Wow this is the first time I have heard of Diabetes type 3… that’s an hypothesis for Alzheimers that has been around since 2005 apparently. Read the whole article! And NB the reference to nitrates (in processed meats) in the quote.   What’s new is the thought that while diabetes doesn’t “cause” Alzheimer’s, they have the same root: an over consumption of those “foods” that mess with insulin’s many roles. Genetics have an effect on susceptibility, as they appear to with all environmental diseases. “Sugar is clearly implicated,” says Dr. de la Monte, “but there could be other factors as well, including nitrates in food.”Read More →

Ideally, your immune system should operate like an enlightened action hero, meting out inflammation precisely, accurately and with deadly force when necessary, but then quickly returning to a Zen-like calm. Doing so requires an optimal balance of pro- and anti-inflammatory muscle. via Immune Disorders and Autism – Recommend on Facebook Tweet about it

“Tucked away in the acknowledgements at the back of her new novel NW, along with the names of friends, family, editors and publishers who have helped her, Zadie Smith thanks freedom and self-control “for creating the time”. Every writer needs the freedom to be creative and the self-control to stick with a project until completion, but Smith has something rather more 21st century in mind: Freedom © and SelfControl© are computer applications that can be downloaded and configured to increase productivity by blocking access to the internet.” read the whole article here: Shutting out a world of digital distraction – Telegraph. PS no I haveRead More →

Excerpt: One thing to remember about research is it is just a method of answering questions. It gets fetishized–people turn it into an end in itself, which it shouldn’t be. So, the question really is, “What is your question?” If your question is, “Can homeopathic dilutions really do anything?” then actually the randomized controlled trial is an expensive, difficult way of answering it. I’ve done many of them, and there is an awful lot that can go wrong. If your question is, “Is this stuff placebo or not?” then there is a strong argument that randomized trials are actually an expensive way of answering thatRead More →

Consider the following: we are all 99.9% identical in terms of our human genome, but can be 90% different in terms of our gut microbes. despite the billions of dollars spent in human genome research, it is difficult to impossible to figure out who will get a disease from the genome. however, we can tell whether someone is lean or obese with 90% accuracy from their microbiome (all of our gut bacteria and their genes). we know that the microbiome provides a large number of metabolic capabilities we would otherwise lack, educates our immune system, and causes us to metabolize some foods and drugs differently.Read More →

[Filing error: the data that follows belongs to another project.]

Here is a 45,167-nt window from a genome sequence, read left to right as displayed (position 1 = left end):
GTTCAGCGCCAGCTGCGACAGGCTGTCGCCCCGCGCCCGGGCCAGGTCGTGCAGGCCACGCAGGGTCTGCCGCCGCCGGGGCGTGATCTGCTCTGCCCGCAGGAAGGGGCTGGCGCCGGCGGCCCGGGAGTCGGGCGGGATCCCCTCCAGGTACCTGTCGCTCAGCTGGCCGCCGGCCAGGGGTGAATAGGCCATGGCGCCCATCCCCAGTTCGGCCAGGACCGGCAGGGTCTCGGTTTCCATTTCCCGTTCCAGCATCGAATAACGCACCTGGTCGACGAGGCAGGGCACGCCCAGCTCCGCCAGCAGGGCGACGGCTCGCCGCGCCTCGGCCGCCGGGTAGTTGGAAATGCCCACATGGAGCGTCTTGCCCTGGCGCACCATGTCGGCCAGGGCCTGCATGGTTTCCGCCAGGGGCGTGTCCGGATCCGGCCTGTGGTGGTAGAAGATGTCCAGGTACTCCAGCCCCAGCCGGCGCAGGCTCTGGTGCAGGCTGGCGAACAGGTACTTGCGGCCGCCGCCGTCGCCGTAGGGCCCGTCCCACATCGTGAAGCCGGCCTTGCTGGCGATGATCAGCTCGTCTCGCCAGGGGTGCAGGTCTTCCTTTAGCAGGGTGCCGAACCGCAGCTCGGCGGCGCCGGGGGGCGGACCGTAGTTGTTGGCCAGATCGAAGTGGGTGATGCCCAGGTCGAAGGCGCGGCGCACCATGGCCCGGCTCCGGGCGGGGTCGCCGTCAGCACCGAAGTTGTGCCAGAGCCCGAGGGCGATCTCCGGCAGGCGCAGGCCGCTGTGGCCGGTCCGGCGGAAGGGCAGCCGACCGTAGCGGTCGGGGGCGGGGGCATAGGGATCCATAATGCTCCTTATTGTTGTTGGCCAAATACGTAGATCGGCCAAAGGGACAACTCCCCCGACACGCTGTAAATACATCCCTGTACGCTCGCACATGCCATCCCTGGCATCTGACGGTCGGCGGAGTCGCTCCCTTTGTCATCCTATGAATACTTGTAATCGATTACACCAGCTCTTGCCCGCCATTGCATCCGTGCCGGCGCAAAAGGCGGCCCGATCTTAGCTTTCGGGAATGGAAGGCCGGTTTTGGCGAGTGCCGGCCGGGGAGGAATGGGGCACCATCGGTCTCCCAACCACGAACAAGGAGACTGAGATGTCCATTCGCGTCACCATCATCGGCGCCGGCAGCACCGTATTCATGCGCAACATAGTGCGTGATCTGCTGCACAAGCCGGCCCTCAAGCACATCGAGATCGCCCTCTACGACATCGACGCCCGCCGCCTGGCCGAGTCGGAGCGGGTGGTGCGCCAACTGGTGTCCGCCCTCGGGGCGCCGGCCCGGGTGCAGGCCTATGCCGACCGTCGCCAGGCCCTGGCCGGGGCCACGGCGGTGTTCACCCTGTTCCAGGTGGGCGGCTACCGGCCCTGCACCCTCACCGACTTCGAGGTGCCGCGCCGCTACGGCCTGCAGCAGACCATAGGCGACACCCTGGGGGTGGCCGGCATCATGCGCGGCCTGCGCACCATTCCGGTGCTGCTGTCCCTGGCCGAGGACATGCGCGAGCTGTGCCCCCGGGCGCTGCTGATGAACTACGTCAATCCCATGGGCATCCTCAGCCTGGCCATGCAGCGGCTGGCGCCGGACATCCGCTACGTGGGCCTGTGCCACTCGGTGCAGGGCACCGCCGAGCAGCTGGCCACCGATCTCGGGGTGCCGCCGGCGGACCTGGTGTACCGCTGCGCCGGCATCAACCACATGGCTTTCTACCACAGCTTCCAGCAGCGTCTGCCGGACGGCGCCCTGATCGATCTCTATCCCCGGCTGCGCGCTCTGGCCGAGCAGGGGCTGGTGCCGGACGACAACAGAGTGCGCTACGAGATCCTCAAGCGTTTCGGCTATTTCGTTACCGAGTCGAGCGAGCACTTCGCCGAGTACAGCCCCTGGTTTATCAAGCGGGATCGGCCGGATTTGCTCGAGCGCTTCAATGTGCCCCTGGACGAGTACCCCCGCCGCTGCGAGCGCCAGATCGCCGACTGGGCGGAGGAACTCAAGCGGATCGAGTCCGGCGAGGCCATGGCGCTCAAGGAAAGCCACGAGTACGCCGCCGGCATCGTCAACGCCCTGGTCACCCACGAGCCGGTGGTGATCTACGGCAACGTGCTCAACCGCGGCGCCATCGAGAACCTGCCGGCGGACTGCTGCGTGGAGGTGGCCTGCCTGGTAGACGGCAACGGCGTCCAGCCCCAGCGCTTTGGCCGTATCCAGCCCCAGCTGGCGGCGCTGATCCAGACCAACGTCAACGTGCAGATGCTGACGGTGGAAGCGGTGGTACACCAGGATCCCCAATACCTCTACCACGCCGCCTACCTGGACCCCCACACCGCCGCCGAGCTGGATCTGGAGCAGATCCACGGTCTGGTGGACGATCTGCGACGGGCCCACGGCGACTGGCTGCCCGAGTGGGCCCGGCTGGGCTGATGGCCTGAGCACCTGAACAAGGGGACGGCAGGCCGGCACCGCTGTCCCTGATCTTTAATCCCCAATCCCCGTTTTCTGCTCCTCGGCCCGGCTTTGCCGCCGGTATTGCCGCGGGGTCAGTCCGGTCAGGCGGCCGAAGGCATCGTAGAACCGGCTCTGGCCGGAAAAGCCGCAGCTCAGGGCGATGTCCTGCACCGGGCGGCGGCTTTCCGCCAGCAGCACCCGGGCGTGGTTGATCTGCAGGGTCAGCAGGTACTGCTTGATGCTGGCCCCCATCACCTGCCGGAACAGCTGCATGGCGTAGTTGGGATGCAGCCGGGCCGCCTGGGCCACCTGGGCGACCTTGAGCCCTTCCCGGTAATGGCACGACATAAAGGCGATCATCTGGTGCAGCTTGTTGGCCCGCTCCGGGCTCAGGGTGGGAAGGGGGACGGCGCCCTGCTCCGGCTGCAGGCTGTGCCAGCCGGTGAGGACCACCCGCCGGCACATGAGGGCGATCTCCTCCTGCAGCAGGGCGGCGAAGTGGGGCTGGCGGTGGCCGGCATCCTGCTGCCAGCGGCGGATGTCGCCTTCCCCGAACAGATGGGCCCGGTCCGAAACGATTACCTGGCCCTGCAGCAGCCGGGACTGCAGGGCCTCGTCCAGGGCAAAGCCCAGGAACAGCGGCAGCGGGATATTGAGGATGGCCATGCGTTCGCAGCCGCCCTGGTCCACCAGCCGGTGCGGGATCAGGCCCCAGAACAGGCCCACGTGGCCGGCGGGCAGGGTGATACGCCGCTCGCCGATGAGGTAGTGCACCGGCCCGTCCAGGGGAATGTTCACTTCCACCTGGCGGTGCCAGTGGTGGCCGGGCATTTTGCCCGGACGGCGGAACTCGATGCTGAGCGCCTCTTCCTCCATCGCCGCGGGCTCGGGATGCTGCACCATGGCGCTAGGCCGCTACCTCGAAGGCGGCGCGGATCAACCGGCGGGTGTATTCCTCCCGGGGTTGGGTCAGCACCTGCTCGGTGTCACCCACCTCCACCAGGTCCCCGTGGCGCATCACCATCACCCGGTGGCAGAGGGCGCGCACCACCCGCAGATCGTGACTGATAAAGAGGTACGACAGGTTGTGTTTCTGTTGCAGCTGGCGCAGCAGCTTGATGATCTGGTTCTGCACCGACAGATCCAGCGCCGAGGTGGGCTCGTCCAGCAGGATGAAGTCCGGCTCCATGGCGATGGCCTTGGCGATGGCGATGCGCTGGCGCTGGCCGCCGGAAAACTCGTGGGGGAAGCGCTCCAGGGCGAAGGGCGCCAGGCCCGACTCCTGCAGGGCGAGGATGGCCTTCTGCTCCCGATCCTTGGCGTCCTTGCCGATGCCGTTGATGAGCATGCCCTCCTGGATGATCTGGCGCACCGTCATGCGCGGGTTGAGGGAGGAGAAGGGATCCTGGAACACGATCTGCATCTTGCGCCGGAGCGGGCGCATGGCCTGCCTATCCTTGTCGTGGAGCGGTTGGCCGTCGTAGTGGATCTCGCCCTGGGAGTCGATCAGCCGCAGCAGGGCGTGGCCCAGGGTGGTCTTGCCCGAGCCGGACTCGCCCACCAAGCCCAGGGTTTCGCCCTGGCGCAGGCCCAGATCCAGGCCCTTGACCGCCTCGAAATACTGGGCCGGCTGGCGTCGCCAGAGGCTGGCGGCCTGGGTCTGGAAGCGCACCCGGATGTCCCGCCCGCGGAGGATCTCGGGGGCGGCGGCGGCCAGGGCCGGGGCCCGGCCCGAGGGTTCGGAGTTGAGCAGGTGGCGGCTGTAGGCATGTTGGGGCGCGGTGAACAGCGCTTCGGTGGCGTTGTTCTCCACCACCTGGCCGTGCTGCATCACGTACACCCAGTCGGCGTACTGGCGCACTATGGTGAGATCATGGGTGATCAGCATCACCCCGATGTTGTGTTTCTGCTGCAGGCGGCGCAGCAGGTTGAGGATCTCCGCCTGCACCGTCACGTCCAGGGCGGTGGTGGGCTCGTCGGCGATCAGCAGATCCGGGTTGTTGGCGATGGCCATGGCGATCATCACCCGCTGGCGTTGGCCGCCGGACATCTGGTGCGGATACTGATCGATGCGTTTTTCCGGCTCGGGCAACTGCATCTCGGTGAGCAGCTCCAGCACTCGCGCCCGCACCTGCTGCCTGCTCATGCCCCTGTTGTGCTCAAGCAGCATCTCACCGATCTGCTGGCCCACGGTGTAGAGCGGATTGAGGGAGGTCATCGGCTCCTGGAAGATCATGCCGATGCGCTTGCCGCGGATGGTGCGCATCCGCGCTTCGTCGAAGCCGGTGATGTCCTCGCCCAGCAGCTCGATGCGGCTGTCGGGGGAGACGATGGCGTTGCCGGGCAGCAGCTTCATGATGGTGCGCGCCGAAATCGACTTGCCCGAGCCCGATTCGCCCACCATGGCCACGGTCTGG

NEW research is demonstrating that some common chemicals all around us may be even more harmful than previously thought. It seems that they may damage us in ways that are transmitted generation after generation, imperiling not only us but also our descendants. Yet following the script of Big Tobacco a generation ago, Big Chem has, so far, blocked any serious regulation of these endocrine disruptors, so called because they play havoc with hormones in the body’s endocrine system. via Big Chem, Big Harm? – Recommend on Facebook Tweet about it

From Huff Post. There is alot of good info here. The quote is from towards the end of the article (which starts out talking about addiction). For me, its great news to hear all the listed ways (click the link) to activate the parasympathetic nervous system (think rest and digest), to stimulate oxytocin and GABA. And its great to see that the simplest way is to just breathe in and out slowly, 3-6 breaths a minute (approx). That can be done any place, any time by just about anybody. if you practice it when you are not stressed then it will be easier to accessRead More →

Friends of a Certain Age Why Is It Hard to Make Friends Over 30? Here is a snippet of a 3 page article in the NYT on making friends over 30. Those 3 conditions, especially the first 2 are things I miss. Local friends, I call them. They fill a very particular need in this life where I have close friends, BFFs even, all over the world. As external conditions change, it becomes tougher to meet the three conditions that sociologists since the 1950s have considered crucial to making close friends: proximity; repeated, unplanned interactions; and a setting that encourages people to let their guardRead More →